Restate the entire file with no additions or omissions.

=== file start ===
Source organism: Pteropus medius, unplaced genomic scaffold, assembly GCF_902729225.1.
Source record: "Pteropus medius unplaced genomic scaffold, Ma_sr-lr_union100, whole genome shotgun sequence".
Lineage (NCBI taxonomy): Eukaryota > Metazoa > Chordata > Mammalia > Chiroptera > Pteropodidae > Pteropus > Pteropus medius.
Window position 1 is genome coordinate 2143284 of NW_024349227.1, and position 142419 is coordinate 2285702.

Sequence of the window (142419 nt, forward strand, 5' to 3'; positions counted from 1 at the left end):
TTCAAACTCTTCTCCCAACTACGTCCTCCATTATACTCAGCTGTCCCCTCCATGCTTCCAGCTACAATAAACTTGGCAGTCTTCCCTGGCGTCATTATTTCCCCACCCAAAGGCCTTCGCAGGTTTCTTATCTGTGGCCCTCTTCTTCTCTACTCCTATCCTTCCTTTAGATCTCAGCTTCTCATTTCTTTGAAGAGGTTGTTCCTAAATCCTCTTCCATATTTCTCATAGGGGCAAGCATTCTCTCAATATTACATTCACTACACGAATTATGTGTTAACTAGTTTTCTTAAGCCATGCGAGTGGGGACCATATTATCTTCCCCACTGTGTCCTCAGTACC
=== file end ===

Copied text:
Source organism: Pteropus medius, unplaced genomic scaffold, assembly GCF_902729225.1.
Source record: "Pteropus medius unplaced genomic scaffold, Ma_sr-lr_union100, whole genome shotgun sequence".
Lineage (NCBI taxonomy): Eukaryota > Metazoa > Chordata > Mammalia > Chiroptera > Pteropodidae > Pteropus > Pteropus medius.
Window position 1 is genome coordinate 2143284 of NW_024349227.1, and position 142419 is coordinate 2285702.

Sequence of the window (142419 nt, forward strand, 5' to 3'; positions counted from 1 at the left end):
TTCAAACTCTTCTCCCAACTACGTCCTCCATTATACTCAGCTGTCCCCTCCATGCTTCCAGCTACAATAAACTTGGCAGTCTTCCCTGGCGTCATTATTTCCCCACCCAAAGGCCTTCGCAGGTTTCTTATCTGTGGCCCTCTTCTTCTCTACTCCTATCCTTCCTTTAGATCTCAGCTTCTCATTTCTTTGAAGAGGTTGTTCCTAAATCCTCTTCCATATTTCTCATAGGGGCAAGCATTCTCTCAATATTACATTCACTACACGAATTATGTGTTAACTAGTTTTCTTAAGCCATGCGAGTGGGGACCATATTATCTTCCCCACTGTGTCCTCAGTACC